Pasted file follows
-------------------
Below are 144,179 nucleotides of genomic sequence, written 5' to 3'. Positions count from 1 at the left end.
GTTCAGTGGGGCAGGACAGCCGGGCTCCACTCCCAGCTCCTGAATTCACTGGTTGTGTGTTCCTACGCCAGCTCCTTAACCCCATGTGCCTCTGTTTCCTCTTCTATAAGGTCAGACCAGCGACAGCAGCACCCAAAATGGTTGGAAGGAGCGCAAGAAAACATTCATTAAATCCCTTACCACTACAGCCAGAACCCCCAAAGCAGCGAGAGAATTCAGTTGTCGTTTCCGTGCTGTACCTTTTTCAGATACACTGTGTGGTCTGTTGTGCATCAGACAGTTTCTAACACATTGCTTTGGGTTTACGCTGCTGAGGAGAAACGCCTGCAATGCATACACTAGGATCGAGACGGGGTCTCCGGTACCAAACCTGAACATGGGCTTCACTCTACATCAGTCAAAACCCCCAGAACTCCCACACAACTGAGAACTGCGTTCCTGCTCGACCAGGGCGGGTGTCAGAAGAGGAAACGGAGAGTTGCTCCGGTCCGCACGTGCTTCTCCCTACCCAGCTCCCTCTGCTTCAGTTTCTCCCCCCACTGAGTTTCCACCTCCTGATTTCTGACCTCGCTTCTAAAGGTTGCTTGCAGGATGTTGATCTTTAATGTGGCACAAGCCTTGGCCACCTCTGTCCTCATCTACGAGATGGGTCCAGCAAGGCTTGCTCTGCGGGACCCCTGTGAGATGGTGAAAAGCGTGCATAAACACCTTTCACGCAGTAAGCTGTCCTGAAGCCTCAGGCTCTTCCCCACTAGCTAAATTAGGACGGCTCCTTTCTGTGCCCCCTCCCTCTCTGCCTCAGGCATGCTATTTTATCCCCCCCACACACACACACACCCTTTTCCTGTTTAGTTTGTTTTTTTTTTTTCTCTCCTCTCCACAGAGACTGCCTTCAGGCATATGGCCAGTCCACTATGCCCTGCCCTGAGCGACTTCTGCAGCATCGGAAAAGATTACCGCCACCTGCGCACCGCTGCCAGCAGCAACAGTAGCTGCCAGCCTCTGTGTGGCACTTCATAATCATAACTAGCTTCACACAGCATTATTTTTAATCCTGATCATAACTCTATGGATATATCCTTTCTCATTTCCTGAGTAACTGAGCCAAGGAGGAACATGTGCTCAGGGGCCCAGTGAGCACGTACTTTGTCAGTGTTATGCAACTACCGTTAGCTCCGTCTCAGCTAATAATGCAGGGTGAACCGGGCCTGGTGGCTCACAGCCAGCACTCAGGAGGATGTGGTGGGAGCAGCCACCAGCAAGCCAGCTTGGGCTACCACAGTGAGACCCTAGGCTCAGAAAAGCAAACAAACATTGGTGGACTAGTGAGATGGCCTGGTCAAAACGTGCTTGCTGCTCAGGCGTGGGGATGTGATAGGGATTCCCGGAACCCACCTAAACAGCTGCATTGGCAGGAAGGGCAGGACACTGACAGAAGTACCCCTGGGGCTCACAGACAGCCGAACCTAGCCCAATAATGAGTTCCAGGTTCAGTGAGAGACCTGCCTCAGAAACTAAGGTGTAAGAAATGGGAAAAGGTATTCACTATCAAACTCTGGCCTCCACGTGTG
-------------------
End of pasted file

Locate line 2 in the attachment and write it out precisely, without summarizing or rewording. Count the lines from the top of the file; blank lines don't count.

GTTCAGTGGGGCAGGACAGCCGGGCTCCACTCCCAGCTCCTGAATTCACTGGTTGTGTGTTCCTACGCCAGCTCCTTAACCCCATGTGCCTCTGTTTCCTCTTCTATAAGGTCAGACCAGCGACAGCAGCACCCAAAATGGTTGGAAGGAGCGCAAGAAAACATTCATTAAATCCCTTACCACTACAGCCAGAACCCCCAAAGCAGCGAGAGAATTCAGTTGTCGTTTCCGTGCTGTACCTTTTTCAGATACACTGTGTGGTCTGTTGTGCATCAGACAGTTTCTAACACATTGCTTTGGGTTTACGCTGCTGAGGAGAAACGCCTGCAATGCATACACTAGGATCGAGACGGGGTCTCCGGTACCAAACCTGAACATGGGCTTCACTCTACATCAGTCAAAACCCCCAGAACTCCCACACAACTGAGAACTGCGTTCCTGCTCGACCAGGGCGGGTGTCAGAAGAGGAAACGGAGAGTTGCTCCGGTCCGCACGTGCTTCTCCCTACCCAGCTCCCTCTGCTTCAGTTTCTCCCCCCACTGAGTTTCCACCTCCTGATTTCTGACCTCGCTTCTAAAGGTTGCTTGCAGGATGTTGATCTTTAATGTGGCACAAGCCTTGGCCACCTCTGTCCTCATCTACGAGATGGGTCCAGCAAGGCTTGCTCTGCGGGACCCCTGTGAGATGGTGAAAAGCGTGCATAAACACCTTTCACGCAGTAAGCTGTCCTGAAGCCTCAGGCTCTTCCCCACTAGCTAAATTAGGACGGCTCCTTTCTGTGCCCCCTCCCTCTCTGCCTCAGGCATGCTATTTTATCCCCCCCACACACACACACACCCTTTTCCTGTTTAGTTTGTTTTTTTTTTTTCTCTCCTCTCCACAGAGACTGCCTTCAGGCATATGGCCAGTCCACTATGCCCTGCCCTGAGCGACTTCTGCAGCATCGGAAAAGATTACCGCCACCTGCGCACCGCTGCCAGCAGCAACAGTAGCTGCCAGCCTCTGTGTGGCACTTCATAATCATAACTAGCTTCACACAGCATTATTTTTAATCCTGATCATAACTCTATGGATATATCCTTTCTCATTTCCTGAGTAACTGAGCCAAGGAGGAACATGTGCTCAGGGGCCCAGTGAGCACGTACTTTGTCAGTGTTATGCAACTACCGTTAGCTCCGTCTCAGCTAATAATGCAGGGTGAACCGGGCCTGGTGGCTCACAGCCAGCACTCAGGAGGATGTGGTGGGAGCAGCCACCAGCAAGCCAGCTTGGGCTACCACAGTGAGACCCTAGGCTCAGAAAAGCAAACAAACATTGGTGGACTAGTGAGATGGCCTGGTCAAAACGTGCTTGCTGCTCAGGCGTGGGGATGTGATAGGGATTCCCGGAACCCACCTAAACAGCTGCATTGGCAGGAAGGGCAGGACACTGACAGAAGTACCCCTGGGGCTCACAGACAGCCGAACCTAGCCCAATAATGAGTTCCAGGTTCAGTGAGAGACCTGCCTCAGAAACTAAGGTGTAAGAAATGGGAAAAGGTATTCACTATCAAACTCTGGCCTCCACGTGTG